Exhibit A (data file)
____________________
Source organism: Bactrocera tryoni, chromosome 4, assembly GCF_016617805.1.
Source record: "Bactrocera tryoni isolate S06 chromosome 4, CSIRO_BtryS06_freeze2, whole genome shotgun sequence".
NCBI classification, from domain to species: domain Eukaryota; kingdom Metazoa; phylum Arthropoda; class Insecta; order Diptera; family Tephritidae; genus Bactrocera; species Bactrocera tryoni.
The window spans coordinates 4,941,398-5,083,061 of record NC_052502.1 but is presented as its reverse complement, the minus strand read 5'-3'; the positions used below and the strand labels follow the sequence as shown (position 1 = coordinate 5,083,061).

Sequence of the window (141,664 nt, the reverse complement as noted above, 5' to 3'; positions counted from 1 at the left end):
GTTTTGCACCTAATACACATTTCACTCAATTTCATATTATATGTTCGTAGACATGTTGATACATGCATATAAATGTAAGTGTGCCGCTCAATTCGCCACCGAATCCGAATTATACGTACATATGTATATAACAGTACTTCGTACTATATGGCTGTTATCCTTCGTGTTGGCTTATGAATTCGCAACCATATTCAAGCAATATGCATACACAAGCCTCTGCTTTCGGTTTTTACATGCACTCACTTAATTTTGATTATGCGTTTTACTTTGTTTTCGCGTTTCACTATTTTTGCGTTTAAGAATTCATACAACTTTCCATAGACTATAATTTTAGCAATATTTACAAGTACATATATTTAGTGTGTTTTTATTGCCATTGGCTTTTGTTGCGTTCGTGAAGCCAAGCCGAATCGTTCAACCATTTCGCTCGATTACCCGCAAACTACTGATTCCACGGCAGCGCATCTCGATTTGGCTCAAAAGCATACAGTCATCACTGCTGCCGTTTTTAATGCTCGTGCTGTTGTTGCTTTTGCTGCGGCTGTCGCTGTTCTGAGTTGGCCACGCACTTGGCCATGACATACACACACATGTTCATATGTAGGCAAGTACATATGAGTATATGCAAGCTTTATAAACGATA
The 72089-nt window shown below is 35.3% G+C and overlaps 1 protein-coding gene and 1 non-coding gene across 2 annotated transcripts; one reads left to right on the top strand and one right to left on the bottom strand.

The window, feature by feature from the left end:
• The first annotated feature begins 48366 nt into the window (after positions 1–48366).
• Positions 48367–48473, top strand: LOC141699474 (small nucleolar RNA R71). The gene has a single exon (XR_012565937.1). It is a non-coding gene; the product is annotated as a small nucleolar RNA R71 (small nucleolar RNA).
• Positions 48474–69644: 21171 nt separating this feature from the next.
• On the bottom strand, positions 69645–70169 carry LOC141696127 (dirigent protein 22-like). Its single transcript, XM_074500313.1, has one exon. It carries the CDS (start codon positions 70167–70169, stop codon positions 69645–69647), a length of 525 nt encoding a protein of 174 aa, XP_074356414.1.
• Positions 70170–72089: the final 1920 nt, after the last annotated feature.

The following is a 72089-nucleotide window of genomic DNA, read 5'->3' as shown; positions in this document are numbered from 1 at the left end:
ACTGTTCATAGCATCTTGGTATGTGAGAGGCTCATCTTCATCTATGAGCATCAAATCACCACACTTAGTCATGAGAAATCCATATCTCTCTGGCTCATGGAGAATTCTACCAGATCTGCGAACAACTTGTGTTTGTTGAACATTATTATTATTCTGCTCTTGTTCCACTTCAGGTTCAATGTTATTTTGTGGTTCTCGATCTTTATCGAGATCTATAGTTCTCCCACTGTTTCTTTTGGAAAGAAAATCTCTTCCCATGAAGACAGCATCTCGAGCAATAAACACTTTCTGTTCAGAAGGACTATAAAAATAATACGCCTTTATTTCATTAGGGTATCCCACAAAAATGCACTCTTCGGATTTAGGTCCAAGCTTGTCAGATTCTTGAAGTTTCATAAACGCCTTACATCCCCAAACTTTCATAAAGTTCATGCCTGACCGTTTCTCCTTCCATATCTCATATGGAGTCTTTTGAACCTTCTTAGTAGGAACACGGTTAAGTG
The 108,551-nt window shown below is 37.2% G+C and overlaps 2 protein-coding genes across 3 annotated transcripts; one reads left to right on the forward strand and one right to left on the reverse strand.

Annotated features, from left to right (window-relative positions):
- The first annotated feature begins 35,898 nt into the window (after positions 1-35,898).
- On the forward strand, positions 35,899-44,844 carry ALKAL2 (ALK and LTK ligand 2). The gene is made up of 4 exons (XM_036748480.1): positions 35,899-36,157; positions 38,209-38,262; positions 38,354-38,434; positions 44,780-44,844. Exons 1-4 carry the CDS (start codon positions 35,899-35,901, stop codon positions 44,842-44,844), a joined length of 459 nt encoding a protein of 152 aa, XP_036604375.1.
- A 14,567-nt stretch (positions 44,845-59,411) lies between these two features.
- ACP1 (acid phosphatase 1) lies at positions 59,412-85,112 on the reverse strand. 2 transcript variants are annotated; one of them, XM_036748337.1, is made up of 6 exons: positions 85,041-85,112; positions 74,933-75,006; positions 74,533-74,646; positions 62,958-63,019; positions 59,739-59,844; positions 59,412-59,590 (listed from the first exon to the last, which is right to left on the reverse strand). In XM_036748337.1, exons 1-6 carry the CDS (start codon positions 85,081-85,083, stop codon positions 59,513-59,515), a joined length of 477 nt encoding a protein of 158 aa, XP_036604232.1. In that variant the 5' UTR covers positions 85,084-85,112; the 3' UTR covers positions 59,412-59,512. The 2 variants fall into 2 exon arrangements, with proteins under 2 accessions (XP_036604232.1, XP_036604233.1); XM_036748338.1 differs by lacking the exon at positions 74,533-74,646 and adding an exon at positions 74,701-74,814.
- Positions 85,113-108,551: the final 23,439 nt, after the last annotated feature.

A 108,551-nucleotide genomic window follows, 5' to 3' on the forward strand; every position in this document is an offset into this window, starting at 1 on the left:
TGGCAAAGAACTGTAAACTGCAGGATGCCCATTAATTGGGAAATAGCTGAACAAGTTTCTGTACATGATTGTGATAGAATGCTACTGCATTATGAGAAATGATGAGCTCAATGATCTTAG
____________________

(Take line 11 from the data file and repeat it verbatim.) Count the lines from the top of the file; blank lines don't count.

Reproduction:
• Positions 48474–69644: 21171 nt separating this feature from the next.